come there is a little 'p' shaped symbol on the left side during
Leave X-Windows or change your terminal type.
It keeps saying that it
can't find the file. What's wrong?
Make sure you spell the filename correctly. Also note that Linux is case-sensitive.
Does VCDGear work with AMD K6 chips?
There should not be any problems at all, however, I have heard a report of the non-GUI version running into problems with a K6-400 (o/c). Unfortunately, I have not heard from that person since so I do not know. For the rest of the AMD crowd, VCDGear seems to work just fine. If you do run into a problem, please contact me.
How fast does it usually take to process an entire
This depends on the following factors:
1) which option you pick
2) how big the source file is
3) how fast your system is (mainly hard drive and CPU dependent)
4) where the source file is located
Depending on what options you pick, some may be faster than others. Turning on additional options such as Fix MPEG Errors will slow down the processing. Also, the larger the source file, the longer it will take. VCDGear depends heavily on how fast your system is -- but mainly the hard drive and CPU. A fast bus would be nice and perhaps even a SCSI or a high speed IDE. If the source file is located on a CDROM, expect the time to be much longer than if the file was on the hard drive.
On average, it would take around 5-6 minutes to handle a full CD image on a Pentium II and a regular IDE hard drive.
Can the speed of VCDGear be improved?
Perhaps, but not without rewriting important sections of the code and duplicating a lot of it as well. This would be difficult to manage the program when it comes to adding new features and/or making fixes. Most of the loss of speed is due to the checking code while the file is being processed. If all the checking code was removed, you most likely will not notice much improvement... and of course, VCDGear will not work properly =)
Can VCDGear take advantage of SMP? (multiprocessor)
If you run many CPU intensive programs in the background, VCDGear will run fine on SMP and it should not take up a large load. However, if you do not have SMP, VCDGear will take up a reasonable load. But having more than one processor will not double or triple the speed at which VCDGear runs.
I suggest that you select the priority level (with GUI VCDGear 2.0) that you want VCDGear to run at. That way, you can balance how much processing power you want over speed (depending on how many tasks you are running in the background).
What is Track 0?
On a VideoCD disc, there is physically no such thing as Track 0. Video tracks begin on Track 2 and the file directory info is on Track 1. However, when VCDGear reads in the CUE file, the first video track will been named Track 1. Thus, Track 0 is the file directory.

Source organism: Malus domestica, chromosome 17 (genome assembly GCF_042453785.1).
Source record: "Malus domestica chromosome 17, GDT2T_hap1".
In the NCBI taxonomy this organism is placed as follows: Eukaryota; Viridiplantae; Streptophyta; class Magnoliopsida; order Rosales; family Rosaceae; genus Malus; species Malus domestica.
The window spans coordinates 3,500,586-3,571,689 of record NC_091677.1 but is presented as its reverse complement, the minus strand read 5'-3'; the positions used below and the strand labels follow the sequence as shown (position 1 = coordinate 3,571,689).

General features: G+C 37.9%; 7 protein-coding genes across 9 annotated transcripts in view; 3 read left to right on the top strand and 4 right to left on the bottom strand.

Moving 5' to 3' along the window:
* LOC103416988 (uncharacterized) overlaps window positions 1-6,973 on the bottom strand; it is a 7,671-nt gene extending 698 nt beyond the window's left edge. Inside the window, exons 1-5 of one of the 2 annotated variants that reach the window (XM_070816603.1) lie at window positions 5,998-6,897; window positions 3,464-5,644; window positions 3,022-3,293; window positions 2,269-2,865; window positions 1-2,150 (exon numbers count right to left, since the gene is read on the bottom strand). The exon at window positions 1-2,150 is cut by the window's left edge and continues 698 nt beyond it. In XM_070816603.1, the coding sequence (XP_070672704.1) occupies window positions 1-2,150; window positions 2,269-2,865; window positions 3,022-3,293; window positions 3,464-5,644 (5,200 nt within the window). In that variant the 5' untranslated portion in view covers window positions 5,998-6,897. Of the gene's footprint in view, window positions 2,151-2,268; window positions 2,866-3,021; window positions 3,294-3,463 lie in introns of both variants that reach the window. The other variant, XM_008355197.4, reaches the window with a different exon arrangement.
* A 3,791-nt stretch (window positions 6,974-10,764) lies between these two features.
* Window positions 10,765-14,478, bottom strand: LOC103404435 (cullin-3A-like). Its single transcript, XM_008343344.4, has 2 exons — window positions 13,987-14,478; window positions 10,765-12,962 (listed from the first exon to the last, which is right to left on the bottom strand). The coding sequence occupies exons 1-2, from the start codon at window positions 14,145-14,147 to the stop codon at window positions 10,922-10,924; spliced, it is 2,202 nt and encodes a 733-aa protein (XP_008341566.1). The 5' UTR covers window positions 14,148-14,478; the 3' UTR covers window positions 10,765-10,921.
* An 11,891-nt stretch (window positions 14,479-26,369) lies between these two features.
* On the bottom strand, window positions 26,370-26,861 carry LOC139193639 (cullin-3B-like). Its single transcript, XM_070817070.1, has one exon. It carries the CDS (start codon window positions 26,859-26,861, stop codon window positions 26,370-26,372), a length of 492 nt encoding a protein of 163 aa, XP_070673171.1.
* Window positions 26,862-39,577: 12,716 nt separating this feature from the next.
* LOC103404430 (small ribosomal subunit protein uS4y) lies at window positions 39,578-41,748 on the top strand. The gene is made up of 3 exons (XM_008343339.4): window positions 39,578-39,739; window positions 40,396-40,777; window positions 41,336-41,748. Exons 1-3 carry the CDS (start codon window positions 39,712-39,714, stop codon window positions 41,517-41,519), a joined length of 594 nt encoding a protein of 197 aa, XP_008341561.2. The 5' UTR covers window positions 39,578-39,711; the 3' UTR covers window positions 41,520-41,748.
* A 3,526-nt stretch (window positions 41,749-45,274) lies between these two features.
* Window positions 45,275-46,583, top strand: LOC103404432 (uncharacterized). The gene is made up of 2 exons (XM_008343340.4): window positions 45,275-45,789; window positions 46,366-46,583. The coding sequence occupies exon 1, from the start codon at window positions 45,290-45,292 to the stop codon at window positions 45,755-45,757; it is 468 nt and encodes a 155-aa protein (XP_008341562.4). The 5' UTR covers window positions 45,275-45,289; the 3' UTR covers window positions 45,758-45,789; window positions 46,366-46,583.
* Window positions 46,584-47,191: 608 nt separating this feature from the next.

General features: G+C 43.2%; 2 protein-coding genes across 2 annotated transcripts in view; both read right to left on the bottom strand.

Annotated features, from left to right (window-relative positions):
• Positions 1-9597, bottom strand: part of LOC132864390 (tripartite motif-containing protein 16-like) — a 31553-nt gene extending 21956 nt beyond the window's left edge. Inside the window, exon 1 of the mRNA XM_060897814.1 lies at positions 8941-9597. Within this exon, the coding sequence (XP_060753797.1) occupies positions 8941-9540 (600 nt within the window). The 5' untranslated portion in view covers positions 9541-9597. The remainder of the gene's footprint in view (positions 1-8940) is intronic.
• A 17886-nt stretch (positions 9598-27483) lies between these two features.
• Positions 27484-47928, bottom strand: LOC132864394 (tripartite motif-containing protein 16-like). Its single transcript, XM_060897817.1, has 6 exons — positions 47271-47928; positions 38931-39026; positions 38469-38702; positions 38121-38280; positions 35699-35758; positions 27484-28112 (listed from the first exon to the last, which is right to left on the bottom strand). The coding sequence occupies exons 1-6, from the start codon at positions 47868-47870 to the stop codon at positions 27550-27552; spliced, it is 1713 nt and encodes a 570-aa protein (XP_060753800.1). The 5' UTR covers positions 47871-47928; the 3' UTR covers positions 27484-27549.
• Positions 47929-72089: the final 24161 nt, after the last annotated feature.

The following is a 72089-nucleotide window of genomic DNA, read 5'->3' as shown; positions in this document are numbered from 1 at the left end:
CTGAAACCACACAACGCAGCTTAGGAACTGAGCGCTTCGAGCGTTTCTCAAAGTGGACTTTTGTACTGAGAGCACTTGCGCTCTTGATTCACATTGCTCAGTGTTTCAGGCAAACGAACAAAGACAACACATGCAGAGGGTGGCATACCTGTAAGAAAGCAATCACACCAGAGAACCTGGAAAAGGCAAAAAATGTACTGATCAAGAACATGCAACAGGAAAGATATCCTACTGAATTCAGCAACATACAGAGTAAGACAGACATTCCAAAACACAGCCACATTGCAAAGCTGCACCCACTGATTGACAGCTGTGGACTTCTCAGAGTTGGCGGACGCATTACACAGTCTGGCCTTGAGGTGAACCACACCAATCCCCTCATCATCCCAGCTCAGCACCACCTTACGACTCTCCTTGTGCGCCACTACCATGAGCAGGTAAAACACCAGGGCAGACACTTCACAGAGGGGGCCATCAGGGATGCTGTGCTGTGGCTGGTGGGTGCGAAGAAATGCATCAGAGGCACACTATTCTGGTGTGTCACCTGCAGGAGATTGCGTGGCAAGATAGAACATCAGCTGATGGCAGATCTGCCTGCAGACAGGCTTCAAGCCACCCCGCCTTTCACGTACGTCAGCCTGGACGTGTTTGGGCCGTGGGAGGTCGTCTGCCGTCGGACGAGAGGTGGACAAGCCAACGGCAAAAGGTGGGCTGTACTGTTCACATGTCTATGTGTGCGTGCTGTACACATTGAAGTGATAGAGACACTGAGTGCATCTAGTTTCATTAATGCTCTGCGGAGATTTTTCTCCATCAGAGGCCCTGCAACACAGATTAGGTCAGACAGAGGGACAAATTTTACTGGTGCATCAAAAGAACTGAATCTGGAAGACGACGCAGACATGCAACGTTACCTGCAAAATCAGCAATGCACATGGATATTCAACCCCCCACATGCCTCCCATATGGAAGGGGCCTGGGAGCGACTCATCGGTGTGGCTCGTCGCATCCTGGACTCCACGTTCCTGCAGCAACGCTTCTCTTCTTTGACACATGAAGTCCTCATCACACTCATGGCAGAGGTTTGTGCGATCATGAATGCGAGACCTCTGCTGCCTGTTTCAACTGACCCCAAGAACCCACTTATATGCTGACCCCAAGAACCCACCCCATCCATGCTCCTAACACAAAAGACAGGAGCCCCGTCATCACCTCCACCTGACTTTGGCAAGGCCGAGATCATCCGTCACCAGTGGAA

Track 0 may also contain the CD-i MPEG bumper sequence in case you are interested in extracting it. WinOnCD/VideoPack will place the bumper in this area.
What is a CD-i bumper? What does the Remove CD-i
Bumper option (-nobumper) option do?
A CD-i MPEG sequence is often applied by any VideoCD writing program. WinOnCD and VideoPack have this capability and possibly even Adaptec VCD Creator. A CD-i bumper is simply an MPEG sequence that is placed in the first track of a VideoCD. The reason being that a CD-i player will always play this MPEG sequence first.
Unfortunately, this MPEG bumper causes problems for software players. Some symptoms include player lockups, early ending time, slider freeze, top and/or bottom of video getting cut off by black bars, and a/v sync problems. All these problems are possibly related to the MPEG sequence having a different packet size. The packet size of the bumper most likely does not match that of a VideoCD. While the software player is able to play the bumper, as soon as the movie comes up, the packet size changes and this is probably the main reason why all the problems occur.
VCDGear 2.0 now has a Remove CD-i Bumper option that is supposed to fix the problem. Users using the non-GUI version of VCDGear will find a similar option (-nobumper).
What exactly is this RAW format? Is it like a BIN/CUE?
First of all, a BIN is an image of a CD. The CUE file that accompanies a BIN tells where the tracks of the CD are located within the BIN image. As a result, you can have many tracks all stacked upon each other written in different modes -- and you can still recreate the original CD as long as the CUE file exists.
A RAW file is also an image file, not as an entire CD, but rather just a single track.
NOTE: VideoPack generates CD images with a .RAW extension -- this is a track image. VCDGear will be able to extract your MPEGs from these files using the RAW track image to MPEG (-raw2xxx).
You might run into problems with this option if the RAW track image includes a CD-i bumper sequence generated by WinOnCD/VideoPack. With VCDGear 2.0 and 1.5, there is an option to remove the CD-i bumper and theoretically should be able to handle the problem.
People who have used BinChunker should recognize RAW track images as a .TAO or .MM2 file. This is exactly the same thing. A RAW track image does not contain multiple tracks so a CUE file is not necessary.
How does a DAT differ from MPEG?
A DAT file is basically an MPEG file with the exception that it is bigger - but for a good reason. A DAT file contains extra information inside such as error correction information and extra sector information, but it also contains the MPEG stream. The MPEG file, of course, does not contain all the extra data that a DAT contains and is smaller.
When should I use the RAW-to-MPG or RAW-to-DAT option?
You should use this when you have a VideoCD track image that does not have its own CUE file.
NOTE: this should be a LAST RESORT option because it may not work for ALL VideoCDs (most have worked for me, others have not).
This option can also be used for a BIN/CUE file. If you are missing the CUE index file, try to get the CUE file before attempting the RAW-to-MPEG/DAT option. The CUE file is more accurate at pin-pointing where the MPEG data is located.
If the image has multiple tracks, version 1.6 console and 2.5 GUI should automatically cut up to the end of the video track. If you specify the -nocut option, the video tracks will not be cut, and will instead be joined together.
What do I use the Fix MPEG Errors (-fix) option for?
The -fix option makes sure that your output MPEG file won't have broken blocks. Usually players can handle files with broken(missing) MPEG blocks but I don't know how this will affect the sync timings. I have been told that this option fixes the "slider problem" in the Microsoft Media Player. This may also fix up some areas where screen artifacts, or a sudden display of coloured blocks appear on the screen for no reason.
What do I use the Force Sector Read/Write size
(-r#### or -w####) option for?
This option is used only if you have a track image that does not include a CUE file and it has a non-standard sector size.